I didn't respond. I didn't have to.

"I don't know about you, EW, but I knew the answer to that question every day we were apart. Even when I didn't know anything else about where I was or what I was supposed to be doing. You were my Wayward, even then. Everything always brought me back to you. Everything." She smoothed my hair out of my face. "You think Lena's any different?"

She was right.

It was a stupid question.

So I smiled and took her hand and followed her inside. I had things to figure out and places to go—that much I knew. But some things I didn't have to figure out. Some things hadn't changed, and some things never would.

Except me. I had changed, and I would give anything to change back.


This Side or the Next

Go on, Ethan. See for yourself."

I didn't look back at my mom when I reached for the doorknob.

Even though she was telling me to go, I was still uneasy. I didn't know what to expect. I could see the painted wood of the door, and I could feel the smooth iron of the handle, but I had no way of knowing if Cotton Bend was on the other side.

Lena. Think about Lena. About home. This is the only way.



  • "The fourth and final installment picks up after the massive cliff-hanger in Beautiful Chaos and doesn't disappoint."—Entertainment Weekly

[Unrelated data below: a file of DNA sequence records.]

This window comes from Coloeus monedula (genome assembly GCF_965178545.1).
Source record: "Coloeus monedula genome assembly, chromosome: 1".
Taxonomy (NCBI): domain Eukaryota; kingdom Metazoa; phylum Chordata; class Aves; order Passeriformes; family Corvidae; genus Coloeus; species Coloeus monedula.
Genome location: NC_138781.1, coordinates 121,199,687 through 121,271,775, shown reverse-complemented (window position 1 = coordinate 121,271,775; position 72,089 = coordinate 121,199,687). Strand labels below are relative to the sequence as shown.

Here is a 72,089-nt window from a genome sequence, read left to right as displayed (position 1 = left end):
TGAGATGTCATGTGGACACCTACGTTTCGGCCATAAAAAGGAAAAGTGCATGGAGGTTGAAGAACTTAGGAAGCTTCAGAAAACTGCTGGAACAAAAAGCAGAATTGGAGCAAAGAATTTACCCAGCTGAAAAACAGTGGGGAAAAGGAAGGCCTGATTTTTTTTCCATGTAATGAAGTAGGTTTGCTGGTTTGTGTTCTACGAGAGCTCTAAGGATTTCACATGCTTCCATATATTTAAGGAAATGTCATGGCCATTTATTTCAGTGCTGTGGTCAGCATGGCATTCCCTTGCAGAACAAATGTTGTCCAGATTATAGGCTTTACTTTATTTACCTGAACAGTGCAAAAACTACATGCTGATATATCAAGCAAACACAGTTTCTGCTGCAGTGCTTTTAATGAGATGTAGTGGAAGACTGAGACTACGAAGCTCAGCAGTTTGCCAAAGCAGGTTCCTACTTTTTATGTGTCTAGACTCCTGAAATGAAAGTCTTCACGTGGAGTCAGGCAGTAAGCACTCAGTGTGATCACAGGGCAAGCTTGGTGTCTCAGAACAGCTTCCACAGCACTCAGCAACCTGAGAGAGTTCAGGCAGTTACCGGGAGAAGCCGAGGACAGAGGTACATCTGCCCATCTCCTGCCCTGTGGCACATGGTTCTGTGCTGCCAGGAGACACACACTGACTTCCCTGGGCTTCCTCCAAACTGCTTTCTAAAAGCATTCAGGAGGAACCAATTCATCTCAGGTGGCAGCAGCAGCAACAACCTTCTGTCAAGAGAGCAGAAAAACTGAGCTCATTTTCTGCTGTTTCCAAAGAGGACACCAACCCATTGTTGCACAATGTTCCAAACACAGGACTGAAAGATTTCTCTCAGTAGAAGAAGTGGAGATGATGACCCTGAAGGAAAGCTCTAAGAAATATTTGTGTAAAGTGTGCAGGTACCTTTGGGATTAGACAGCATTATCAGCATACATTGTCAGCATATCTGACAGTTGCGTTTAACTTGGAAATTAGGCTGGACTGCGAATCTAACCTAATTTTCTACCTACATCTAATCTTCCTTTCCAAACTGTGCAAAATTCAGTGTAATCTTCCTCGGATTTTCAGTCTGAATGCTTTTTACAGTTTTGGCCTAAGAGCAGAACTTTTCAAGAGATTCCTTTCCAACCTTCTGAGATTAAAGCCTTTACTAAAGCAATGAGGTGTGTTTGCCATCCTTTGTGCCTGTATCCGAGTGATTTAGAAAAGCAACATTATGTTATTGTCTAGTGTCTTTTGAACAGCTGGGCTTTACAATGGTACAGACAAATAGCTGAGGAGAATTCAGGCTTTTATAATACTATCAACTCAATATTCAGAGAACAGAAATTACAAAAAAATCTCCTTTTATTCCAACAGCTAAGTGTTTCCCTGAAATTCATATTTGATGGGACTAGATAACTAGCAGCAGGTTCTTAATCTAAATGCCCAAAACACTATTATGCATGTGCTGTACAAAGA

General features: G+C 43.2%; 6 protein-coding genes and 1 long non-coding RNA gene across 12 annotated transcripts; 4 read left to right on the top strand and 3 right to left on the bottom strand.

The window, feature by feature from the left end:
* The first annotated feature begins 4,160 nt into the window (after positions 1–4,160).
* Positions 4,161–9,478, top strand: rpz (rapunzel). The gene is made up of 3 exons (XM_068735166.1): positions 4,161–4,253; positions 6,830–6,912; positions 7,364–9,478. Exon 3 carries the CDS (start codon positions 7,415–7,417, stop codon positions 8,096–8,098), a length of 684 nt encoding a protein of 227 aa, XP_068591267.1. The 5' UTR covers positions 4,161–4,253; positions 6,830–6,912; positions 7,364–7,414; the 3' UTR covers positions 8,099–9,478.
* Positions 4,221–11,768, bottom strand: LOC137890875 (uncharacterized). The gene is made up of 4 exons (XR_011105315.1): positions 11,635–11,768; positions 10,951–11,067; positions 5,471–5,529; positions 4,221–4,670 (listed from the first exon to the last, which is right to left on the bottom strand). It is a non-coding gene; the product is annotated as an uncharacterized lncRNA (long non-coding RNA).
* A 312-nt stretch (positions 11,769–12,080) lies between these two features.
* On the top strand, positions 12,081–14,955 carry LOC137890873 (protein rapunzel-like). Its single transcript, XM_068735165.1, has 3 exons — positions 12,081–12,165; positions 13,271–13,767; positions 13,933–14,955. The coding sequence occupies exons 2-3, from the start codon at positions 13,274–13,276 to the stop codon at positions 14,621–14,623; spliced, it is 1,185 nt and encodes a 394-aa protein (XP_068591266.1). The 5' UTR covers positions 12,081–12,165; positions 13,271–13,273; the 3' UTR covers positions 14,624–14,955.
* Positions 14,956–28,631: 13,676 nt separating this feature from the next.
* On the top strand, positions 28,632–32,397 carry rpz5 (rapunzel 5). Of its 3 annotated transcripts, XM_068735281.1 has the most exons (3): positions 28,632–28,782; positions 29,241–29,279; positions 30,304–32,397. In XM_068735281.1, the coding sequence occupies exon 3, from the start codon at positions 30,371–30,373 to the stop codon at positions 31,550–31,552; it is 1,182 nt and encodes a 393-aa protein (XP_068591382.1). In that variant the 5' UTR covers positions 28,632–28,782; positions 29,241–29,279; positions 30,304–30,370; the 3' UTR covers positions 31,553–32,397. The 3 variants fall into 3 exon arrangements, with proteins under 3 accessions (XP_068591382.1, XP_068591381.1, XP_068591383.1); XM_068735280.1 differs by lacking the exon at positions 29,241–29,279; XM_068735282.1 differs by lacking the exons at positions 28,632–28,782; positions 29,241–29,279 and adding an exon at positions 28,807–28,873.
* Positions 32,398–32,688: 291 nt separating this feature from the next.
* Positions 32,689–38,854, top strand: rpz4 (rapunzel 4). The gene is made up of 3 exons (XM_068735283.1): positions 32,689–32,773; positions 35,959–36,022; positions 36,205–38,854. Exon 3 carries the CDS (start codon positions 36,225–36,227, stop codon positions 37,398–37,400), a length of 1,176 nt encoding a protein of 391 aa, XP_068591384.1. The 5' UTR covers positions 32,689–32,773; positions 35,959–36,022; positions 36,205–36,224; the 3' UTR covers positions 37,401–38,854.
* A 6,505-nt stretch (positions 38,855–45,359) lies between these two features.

• "The Beautiful Creatures novels contain a potent mix of the gothic, the mythic, and the magical. Readers can look forward to more of what they love in the final installment, Beautiful Redemption, as they follow Ethan's compelling journey to its bittersweet close. With original characters, complex world building, and crackling prose, this is masterful storytelling."—Deborah Harkness, #1 New York Times bestselling author of A Discovery of Witches

On Sale
Oct 22, 2013
Page Count
496 pages

Kami Garcia

About the Author

Kami Garcia is the #1 New York Times bestselling coauthor of Beautiful Creatures and the Legion series. Kami lives in Maryland with her family and her dogs, Spike and Oz, named after characters from Buffy the Vampire Slayer.

Margaret Stohl is a lifelong science fiction fan, former video game designer, and #1 New York Times bestselling coauthor of Beautiful Creatures, Cat vs. Robot, Life of Captain Marvel, and more. She lives in Los Angeles, California, with her family.

Learn more about this author

Margaret Stohl

About the Author

Margaret Stohl is a lifelong science fiction fan, former video game designer, and #1 New York Times bestselling coauthor of Beautiful Creatures, Cat vs. Robot, Life of Captain Marvel, and more. She lives in Los Angeles, California, with her family.

Learn more about this author